"Close your window," Steve shouts.
The plane hits the water and starts to slow. When the nose drops, a wave of white blasts the windshield like jets from a car wash.
"I'm starting to drag bottom," Steve says, killing his engines 100 yards from the beach.
The pilot opens the door and we step into thigh-deep water. Wading in our waders, we pass the group that will be taking our places on Steve's return flight. I am relieved to see they appear unmolested.
Jo Murphy meets us on the beach. Short and thin, the red-haired guide would barely make a decent appetizer for a hungry brown. Living on Kodiak Island since 1968, she learned about bears through seat-of-the-pants experience. Jo immediately shares her ground rules.
"Don't show fear," she says. "They can sense that. Big groups are better than singles, so stick together."
She tells us that park regulations limit us from approaching bears less than 50 yards away. If one comes closer, however, we're not required to back up.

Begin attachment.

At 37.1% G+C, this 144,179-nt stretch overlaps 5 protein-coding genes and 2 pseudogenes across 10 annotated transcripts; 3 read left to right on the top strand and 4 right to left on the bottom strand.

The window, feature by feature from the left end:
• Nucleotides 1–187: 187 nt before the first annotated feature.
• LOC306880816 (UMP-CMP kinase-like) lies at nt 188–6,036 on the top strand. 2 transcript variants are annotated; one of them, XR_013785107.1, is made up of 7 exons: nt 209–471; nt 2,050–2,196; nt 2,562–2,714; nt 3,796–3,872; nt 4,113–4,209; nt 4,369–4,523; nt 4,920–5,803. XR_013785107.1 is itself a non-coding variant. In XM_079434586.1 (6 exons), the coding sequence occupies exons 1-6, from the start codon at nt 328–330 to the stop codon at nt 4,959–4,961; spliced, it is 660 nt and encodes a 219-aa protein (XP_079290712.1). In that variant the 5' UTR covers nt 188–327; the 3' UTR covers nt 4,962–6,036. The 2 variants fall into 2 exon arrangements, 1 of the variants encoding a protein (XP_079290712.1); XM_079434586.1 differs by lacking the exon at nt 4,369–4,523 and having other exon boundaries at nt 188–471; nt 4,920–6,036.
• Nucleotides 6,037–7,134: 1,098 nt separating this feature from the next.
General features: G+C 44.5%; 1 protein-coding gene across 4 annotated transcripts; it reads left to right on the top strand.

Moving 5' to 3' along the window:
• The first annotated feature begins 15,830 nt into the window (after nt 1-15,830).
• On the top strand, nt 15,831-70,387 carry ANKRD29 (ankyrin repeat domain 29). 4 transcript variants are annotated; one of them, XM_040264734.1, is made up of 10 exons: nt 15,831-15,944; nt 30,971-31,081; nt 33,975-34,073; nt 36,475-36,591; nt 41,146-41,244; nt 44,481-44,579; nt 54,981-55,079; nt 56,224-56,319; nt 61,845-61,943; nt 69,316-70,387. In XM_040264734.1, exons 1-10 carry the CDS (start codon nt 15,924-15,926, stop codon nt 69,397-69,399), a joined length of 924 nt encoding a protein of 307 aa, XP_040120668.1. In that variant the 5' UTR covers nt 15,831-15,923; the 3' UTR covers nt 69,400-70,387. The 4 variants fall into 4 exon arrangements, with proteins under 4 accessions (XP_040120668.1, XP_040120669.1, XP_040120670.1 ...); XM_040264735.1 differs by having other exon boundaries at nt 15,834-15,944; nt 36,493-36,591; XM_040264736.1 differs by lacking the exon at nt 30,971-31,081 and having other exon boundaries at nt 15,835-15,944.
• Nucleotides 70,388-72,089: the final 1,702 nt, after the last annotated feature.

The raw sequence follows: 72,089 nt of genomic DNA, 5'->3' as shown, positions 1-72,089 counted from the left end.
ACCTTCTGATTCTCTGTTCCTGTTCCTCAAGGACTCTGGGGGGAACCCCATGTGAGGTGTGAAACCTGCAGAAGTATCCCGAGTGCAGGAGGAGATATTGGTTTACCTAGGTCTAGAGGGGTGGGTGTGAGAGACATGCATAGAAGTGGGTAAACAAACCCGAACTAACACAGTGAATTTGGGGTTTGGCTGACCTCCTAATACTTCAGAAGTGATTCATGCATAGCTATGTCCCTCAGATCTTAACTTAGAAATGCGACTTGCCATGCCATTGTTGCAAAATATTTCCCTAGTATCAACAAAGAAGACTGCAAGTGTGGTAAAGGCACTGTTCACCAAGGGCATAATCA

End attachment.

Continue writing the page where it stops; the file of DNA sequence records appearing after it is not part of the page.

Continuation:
"If we do, we tell them we're afraid," explains Jo. "We don't want the bears getting that idea or they'll start chasing us around. So, when they approach, we'll hold our ground. Running is the last thing one should do if a bear charges."
We stand together on the flat beach. Beyond lies a shrub-covered berm followed by acres of grassy meadows. There is nary a tree to climb in case of a bear attack, but Jo tells us not to worry. She carries a can of pepper spray, which she claims she's only had to use four times.
I pray this is not going to be the fifth. Two burly brutes lurk to the right. Another patrols the beach on the left. All are Alaskan browns.
Of the world's eight major bear species, North America hosts three. Polar bears occupy the Arctic north with blacks and browns sharing lower latitudes.
Black bears, whose fur actually comes in nearly any shade made by Clairol, can be found in 42 American states and 11 Canadian provinces/territories. They are smaller, sport bigger ears and have claws curved for climbing. In general, they are considered more timid than their brawnier cousins.